NASA’S SMAP Mission Kickstarts Global Soil Moisture Analyzing Operations
With the launch of Soil Moisture Active Passive (SMAP) mission, NASA has laid foundations for mapping global soil moisture and accurate weather predictions that can help us cope with the drastic weather irregularities. Now after completion of observatory, science operations have been commenced.
“Fourteen years after the concept for a NASA mission to map global soil moisture was first proposed, SMAP now has formally transitioned to routine science operations,” said Kent Kellogg, SMAP project manager at JPL. “SMAP’s science team can now begin the important task of calibrating the observatory’s science data products to ensure SMAP is meeting its requirements for measurement accuracy.”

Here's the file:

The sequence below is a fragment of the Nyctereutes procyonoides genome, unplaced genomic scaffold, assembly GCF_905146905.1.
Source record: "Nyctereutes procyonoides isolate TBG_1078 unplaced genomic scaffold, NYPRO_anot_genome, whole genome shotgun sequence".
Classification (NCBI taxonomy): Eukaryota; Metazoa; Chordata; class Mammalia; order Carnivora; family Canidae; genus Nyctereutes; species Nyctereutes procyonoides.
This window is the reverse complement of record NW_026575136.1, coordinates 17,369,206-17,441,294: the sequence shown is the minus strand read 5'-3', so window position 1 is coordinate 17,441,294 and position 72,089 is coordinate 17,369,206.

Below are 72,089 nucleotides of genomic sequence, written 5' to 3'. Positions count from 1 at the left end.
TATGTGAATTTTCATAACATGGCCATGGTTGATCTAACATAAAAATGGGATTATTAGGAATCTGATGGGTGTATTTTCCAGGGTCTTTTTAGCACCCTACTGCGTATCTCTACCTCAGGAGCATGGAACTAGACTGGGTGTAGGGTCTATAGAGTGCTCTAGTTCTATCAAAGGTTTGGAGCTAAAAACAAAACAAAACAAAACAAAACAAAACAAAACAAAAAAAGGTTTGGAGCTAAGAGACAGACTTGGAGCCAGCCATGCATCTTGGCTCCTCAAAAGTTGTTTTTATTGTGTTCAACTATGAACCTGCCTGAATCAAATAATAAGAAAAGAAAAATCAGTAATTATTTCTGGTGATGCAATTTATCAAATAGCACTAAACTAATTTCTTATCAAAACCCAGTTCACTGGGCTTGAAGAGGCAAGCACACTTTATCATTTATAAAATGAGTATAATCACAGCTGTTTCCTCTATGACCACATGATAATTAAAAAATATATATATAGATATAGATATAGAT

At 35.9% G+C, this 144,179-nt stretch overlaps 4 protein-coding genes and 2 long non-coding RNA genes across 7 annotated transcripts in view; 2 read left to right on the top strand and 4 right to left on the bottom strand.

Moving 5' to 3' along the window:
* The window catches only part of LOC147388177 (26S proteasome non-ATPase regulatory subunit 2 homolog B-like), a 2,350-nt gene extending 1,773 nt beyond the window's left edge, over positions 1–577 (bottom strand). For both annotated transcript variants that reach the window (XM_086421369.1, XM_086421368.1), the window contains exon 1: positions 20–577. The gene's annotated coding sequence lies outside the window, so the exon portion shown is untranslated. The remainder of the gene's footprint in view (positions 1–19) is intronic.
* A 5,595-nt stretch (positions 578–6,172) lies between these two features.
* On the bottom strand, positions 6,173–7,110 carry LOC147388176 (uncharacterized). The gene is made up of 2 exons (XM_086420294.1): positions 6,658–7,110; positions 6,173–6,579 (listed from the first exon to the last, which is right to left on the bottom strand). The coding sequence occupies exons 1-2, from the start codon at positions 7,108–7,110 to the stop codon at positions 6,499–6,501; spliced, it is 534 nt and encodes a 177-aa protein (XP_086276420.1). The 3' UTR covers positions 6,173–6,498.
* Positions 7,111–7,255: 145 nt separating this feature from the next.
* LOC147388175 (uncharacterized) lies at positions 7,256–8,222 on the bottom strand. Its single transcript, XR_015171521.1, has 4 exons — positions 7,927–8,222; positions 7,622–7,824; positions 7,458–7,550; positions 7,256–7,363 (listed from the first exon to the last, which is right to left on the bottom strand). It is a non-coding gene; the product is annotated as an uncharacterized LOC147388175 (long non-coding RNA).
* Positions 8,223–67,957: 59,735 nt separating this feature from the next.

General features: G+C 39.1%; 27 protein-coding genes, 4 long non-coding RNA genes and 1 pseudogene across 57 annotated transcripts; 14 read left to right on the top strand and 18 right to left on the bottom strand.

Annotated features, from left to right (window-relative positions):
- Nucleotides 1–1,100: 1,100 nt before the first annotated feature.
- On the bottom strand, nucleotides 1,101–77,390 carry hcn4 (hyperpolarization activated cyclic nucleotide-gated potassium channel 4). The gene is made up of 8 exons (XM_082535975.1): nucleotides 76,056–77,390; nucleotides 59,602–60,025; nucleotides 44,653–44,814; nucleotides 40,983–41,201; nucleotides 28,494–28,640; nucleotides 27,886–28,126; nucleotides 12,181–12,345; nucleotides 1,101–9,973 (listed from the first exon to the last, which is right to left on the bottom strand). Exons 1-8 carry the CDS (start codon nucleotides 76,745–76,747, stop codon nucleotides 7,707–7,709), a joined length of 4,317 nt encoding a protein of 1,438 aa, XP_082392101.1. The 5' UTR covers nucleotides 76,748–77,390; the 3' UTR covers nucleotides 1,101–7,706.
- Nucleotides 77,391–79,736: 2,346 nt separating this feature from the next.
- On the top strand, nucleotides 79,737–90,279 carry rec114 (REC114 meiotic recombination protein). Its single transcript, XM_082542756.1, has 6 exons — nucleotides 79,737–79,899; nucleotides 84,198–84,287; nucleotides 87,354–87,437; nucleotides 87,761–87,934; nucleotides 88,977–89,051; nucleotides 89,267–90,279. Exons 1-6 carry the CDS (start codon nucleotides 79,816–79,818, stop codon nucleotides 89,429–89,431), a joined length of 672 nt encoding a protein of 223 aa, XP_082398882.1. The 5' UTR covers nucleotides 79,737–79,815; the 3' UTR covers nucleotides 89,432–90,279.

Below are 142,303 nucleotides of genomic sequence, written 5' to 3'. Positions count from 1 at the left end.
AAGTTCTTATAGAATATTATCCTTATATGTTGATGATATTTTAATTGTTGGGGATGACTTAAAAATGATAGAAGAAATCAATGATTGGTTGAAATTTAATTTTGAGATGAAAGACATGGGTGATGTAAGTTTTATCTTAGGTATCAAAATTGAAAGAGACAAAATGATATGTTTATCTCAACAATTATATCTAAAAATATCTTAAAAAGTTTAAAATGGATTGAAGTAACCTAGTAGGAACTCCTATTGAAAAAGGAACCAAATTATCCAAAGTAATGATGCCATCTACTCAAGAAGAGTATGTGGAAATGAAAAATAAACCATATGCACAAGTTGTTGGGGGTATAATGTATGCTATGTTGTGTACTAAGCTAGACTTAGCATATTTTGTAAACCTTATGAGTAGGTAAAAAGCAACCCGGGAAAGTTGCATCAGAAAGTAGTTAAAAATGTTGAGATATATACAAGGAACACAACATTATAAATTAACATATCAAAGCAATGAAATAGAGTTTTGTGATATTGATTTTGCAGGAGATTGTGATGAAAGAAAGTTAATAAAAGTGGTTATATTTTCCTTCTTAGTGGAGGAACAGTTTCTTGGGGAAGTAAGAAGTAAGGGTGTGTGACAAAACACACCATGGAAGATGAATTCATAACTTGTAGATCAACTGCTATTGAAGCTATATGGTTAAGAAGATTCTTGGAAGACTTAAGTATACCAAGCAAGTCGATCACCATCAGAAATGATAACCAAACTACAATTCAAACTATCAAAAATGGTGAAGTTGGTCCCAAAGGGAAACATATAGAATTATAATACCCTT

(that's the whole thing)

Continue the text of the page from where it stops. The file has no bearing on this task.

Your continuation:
The team involved in the mission is ready to compare the collected data with the ground measurements regarding discrepancies of the nature of soil. This very activity will last for more than a year and will help scientists in analyzing the soil types, vegetation and ground cover.
In addition to this, these measurements will be very useful for scientists to understand the flow of water and carbon. Thus, this will lead to more proper comprehension of the variations between carbon cycle and water cycle.
NASA launched SMAP on January 31. Between May 4 and 11, SMAP captured first global view with success. The high resolution image revealed that the US Midwest, Europe and Asia have moist soil as compared to the the Southwestern US, and Australia where soil is dry.
The mission is expected to accomplish its purpose of providing up-to-date global soil moisture maps over the course of three years, after which it will be terminated.